THE NORMAN TAKEOVER
Boston began as part of Skirbeck, unlike today when it is the other way round. The Normans turned it into a thriving settlement they called ‘St Botolph’s Town’ after a saint who had been given land by the River Witham for a monastery. It was shortened around the year 1400 to ‘Boston’. In 1066 three people claimed the throne of England after the death of Edward the Confessor. Harold II who was chosen by the English earls and crowned their new king; Harald Hardrada, king of Norway; and William of Normandy who claimed that Edward the Confessor had promised him the throne. At this time Boston was an insignificant settlement in the Skirbeck Hundred where ancient fenland routes crossed the River Witham. The Lord of the Manor was Ralph, a leading Saxon nobleman known as the Constable. Its inhabitants had a strong Viking heritage and more than half were sokemen, peasants with considerable personal freedoms.
While William was making preparations to invade England, Hardrada landed in the Humber estuary. Earl Edwin, King Harold’s brother-in law, led the men of Lincolnshire against him but they were beaten. However Harold soon arrived and defeated the invaders at the Battle of Stamford Bridge. By this time, however, William had landed in England and Harold rushed south. In the ensuing battle at Hastings the Saxon army was destroyed and Harold was killed.
In the years that followed the Normans took control of the country building castles and ruthlessly supressing any resistance, including Hereward the Wake and his fenland guerrillas. William divided up England between himself and his supporters. He gave them new titles and made them swear an oath of loyalty to him, known as the Oath of Salisbury. So none became too powerful William scattered their new lands throughout England. He made a list called the Domesday Book so he knew exactly what tax they should pay and what military service they should give him.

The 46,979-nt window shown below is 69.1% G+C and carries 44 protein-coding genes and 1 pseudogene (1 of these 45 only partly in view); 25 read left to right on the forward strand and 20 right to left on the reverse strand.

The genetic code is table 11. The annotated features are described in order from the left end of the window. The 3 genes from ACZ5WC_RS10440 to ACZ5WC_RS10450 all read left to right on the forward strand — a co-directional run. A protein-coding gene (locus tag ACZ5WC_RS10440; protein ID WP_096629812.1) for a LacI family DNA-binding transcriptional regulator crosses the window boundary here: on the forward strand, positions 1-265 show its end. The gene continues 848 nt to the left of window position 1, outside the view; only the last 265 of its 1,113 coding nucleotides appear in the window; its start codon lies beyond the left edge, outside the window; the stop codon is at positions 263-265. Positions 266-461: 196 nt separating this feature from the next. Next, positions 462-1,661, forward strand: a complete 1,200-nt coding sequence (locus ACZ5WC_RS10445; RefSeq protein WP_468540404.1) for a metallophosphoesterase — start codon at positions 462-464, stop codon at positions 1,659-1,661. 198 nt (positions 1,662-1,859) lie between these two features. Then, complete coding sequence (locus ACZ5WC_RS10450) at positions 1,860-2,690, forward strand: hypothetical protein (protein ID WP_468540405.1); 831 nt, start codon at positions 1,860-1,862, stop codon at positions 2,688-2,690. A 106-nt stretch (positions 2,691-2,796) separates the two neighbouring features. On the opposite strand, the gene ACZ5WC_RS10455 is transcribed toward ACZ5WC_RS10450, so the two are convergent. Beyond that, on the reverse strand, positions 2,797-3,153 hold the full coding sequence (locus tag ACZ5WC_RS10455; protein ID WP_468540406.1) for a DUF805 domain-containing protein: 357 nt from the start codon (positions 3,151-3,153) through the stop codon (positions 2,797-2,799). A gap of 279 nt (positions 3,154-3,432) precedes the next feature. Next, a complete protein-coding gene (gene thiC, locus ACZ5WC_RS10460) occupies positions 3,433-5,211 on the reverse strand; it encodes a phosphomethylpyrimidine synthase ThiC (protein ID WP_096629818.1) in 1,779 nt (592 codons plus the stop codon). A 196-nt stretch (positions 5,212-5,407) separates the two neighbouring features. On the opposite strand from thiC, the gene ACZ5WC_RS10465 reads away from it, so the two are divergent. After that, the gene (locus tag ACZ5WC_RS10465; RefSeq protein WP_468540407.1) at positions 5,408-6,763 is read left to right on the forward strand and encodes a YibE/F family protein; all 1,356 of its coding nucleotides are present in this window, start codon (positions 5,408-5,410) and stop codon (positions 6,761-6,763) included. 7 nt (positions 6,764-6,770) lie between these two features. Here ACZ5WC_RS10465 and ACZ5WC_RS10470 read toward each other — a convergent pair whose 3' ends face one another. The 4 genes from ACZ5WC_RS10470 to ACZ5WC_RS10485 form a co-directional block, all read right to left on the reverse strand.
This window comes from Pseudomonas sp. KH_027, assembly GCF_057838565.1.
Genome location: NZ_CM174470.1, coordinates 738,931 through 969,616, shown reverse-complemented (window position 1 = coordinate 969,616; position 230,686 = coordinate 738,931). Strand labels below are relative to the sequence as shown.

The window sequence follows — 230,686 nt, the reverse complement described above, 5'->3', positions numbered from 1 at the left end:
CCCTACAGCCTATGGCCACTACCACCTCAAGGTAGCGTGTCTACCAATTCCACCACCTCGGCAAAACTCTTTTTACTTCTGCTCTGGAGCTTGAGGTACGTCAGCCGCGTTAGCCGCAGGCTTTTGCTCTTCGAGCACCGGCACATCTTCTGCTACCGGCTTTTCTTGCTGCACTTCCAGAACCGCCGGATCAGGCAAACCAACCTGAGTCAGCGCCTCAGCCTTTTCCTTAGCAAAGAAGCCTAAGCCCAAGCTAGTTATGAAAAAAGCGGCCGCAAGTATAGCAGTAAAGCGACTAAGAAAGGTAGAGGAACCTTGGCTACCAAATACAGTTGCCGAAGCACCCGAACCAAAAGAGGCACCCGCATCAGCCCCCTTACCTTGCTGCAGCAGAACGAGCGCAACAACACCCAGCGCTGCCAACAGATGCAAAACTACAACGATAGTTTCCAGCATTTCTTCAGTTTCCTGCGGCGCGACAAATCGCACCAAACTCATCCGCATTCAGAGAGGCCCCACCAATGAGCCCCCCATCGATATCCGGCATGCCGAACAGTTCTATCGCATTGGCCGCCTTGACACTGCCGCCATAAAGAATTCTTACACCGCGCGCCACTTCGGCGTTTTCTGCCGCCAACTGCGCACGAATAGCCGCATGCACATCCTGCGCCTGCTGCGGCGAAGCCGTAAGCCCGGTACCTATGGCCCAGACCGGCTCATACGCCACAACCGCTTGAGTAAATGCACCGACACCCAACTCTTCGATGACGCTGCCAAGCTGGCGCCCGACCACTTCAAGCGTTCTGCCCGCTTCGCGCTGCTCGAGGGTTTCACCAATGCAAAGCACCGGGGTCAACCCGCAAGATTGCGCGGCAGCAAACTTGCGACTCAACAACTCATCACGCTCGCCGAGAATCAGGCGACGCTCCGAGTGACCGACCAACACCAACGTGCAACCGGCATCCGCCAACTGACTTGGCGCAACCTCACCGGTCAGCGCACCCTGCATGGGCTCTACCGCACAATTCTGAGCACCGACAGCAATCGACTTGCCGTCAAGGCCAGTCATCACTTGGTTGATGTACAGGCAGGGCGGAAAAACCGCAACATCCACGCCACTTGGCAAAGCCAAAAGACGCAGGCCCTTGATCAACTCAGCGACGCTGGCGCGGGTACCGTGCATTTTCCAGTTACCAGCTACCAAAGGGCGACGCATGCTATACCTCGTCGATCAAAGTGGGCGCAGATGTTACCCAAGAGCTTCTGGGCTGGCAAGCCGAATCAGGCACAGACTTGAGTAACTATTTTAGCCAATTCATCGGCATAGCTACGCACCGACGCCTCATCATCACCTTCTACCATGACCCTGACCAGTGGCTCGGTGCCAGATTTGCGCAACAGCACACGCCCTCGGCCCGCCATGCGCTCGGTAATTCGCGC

Boston and the surrounded area was split many ways. The Count of Brittany, nicknamed Alan the Red, because of his red beard, became the Earl Richmond. His lands included Ralph’s manor at Skirbeck that covered all Boston’s east bank. The ‘Skirbeck Quarter’ went to Eudo, son of Sperwic, and Guy de Croun received the land on the west side of the river. The Croun family later married into the de Roos family; Rosegarth Street, Boston, and Roos Hall, Frieston are named after them. Villages such as Wyberton, Frampton and Fishtoft were split between the de Croun’s and the Earl of Richmond. Bicker was shared between the Earl, Guy de Croun, the Archbishop of York and Countess Judith.
Countess Judith, niece of William the Conqueror, married the Saxon Earl Waltheof in 1070. He had been a supporter of King Harold but changed sides after the Battle of Hastings. In 1075 he became involved in a rebellion against William and when Judith found out she told William. Waltheof was arrested and executed. He was secretly buried in Crowland Abbey by its monks who later included his effigy when the abbey was rebuilt. Countess Judith inherited the Earl’s lands that included a manor at Bicker where she lived for a time.
The Norman Conquest set Boston on course to become the tenth richest town in England. Yet, in spite of the changes, one thing remained constant: the independence inherited from its Viking past. This would one day inspire the creation of a new and grander Boston on the other side of the Atlantic.